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Jackson County launching new economic development plan

PASCAGOULA – After two years of difficulties that included a lack of adequate funding and political problems, Jackson County, known as “The Industrial County of Mississippi,” is on its way to adopting a new economic development plan.

The Jackson County Board of Supervisors and the Jackson County Port Authority have agreed to place economic development efforts under the Jackson County Economic Development Foundation (JCEDF).

The foundation’s board is made up of two representatives from the board of supervisors, two from the port commission and two representatives each from the Jackson County Chamber of Commerce and the Ocean Springs Chamber of Commerce.

Previously economic development was under the port authority, which had its funding by the supervisors drastically curtailed in September 1998. In the summer of 2000 the supervisors, four of whom were not on the previous board, held a series of Blue Ribbon Panel town meetings across the county to obtain input on revamping the county’s economic development plan.

Based on the comments received, the economic development committee recommended that the function of economic development was better suited to be handled by the JCEDF rather than the port, which is primarily concentrated on shipping operations.

“While the port is still intricately involved in industrial development, it makes sense to have a more county-wide entity control economic development activities, which include community and business development that is not port-related,” said Connie Moran, Moran Consultants, former director of economic development for the county and a member of the port authority board of commissioners. “The foundation is a non-profit organization which allows support to flow from both the public and private sectors. This reduces the ‘political’ element that has held back progress in Jackson County’s economic development program for so many years. The Blue Ribbon findings also recommended that the entity over economic development should be a non-profit organization.”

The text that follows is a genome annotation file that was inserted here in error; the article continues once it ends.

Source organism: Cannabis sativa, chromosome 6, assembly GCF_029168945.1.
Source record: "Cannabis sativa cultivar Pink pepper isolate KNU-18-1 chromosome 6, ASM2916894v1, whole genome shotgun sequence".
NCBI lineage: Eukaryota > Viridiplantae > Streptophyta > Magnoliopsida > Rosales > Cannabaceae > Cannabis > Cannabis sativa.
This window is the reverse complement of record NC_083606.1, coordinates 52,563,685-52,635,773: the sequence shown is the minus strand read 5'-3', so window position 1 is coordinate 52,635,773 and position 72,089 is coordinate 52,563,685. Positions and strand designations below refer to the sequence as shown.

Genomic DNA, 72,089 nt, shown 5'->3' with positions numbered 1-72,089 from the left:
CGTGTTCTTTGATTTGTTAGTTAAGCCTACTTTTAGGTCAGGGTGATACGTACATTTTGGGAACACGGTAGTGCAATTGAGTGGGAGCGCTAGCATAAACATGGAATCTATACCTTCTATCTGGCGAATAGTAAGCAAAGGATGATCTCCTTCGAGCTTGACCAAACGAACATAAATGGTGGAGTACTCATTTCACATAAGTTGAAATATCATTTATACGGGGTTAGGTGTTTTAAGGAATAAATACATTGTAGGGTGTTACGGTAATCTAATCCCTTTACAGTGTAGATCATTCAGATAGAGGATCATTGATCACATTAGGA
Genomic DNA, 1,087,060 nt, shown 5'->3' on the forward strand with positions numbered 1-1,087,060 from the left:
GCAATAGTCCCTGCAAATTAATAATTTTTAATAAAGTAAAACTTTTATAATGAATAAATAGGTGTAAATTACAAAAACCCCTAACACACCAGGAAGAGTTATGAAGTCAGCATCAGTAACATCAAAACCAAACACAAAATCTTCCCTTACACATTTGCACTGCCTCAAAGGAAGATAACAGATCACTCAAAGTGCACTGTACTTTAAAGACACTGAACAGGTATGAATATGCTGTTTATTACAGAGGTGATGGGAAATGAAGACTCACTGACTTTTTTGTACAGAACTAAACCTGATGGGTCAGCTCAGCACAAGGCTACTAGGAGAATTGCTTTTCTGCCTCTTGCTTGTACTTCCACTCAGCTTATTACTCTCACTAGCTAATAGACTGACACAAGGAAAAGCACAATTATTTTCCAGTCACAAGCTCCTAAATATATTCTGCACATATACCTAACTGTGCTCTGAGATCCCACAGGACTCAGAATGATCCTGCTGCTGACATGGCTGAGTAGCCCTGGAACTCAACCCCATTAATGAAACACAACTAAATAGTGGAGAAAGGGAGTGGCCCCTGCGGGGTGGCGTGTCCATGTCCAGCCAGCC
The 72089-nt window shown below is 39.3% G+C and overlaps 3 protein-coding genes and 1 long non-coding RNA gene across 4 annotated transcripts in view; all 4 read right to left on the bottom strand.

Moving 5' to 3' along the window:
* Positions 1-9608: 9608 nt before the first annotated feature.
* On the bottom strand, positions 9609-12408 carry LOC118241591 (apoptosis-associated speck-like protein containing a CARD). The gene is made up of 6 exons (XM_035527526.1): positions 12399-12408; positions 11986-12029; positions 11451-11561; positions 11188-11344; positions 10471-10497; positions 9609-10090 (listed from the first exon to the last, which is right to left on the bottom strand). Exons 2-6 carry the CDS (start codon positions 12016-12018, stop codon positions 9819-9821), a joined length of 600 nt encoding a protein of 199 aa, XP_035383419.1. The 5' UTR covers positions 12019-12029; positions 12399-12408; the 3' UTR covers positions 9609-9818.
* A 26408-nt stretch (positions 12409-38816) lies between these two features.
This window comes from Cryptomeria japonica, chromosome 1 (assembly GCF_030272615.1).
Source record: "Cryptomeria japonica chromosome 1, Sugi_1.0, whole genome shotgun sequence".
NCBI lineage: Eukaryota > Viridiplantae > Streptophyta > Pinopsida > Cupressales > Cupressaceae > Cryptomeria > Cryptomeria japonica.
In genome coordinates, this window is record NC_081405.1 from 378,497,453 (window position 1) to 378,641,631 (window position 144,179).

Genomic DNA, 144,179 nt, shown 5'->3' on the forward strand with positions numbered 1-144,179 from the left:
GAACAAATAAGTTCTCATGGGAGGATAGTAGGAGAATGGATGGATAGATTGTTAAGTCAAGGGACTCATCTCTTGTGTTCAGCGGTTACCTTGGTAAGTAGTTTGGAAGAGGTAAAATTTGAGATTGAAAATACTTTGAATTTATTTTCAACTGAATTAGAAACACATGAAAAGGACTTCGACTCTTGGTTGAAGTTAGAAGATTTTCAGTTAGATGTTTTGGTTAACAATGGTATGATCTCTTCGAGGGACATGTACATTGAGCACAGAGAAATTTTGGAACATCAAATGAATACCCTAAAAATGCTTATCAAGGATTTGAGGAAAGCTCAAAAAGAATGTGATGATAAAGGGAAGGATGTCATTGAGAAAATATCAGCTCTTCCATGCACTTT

Moran, who was part of the team that came up with the economic development recommendations, said she is very pleased with the direction the program is taking.

“Given the scope of work, proposed budget, and commitment from the business and community leaders who now comprise the foundation board of directors, I would say that this should be a most attractive situation for many top economic development professionals,” Moran said. “I am confident that the foundation will attract many qualified candidates for the position of director. I am enthusiastic about the new vitality of Jackson County’s economic development program, and pledge my full support as a port commissioner to promote its success.”

A professional search firm has been hired to find applicants for a new director of economic development. Manley Barton, president of the Board of Supervisors, said he hopes that the applicant list will be narrowed down in a month or so and top candidates interviewed in order to fill the economic development director position.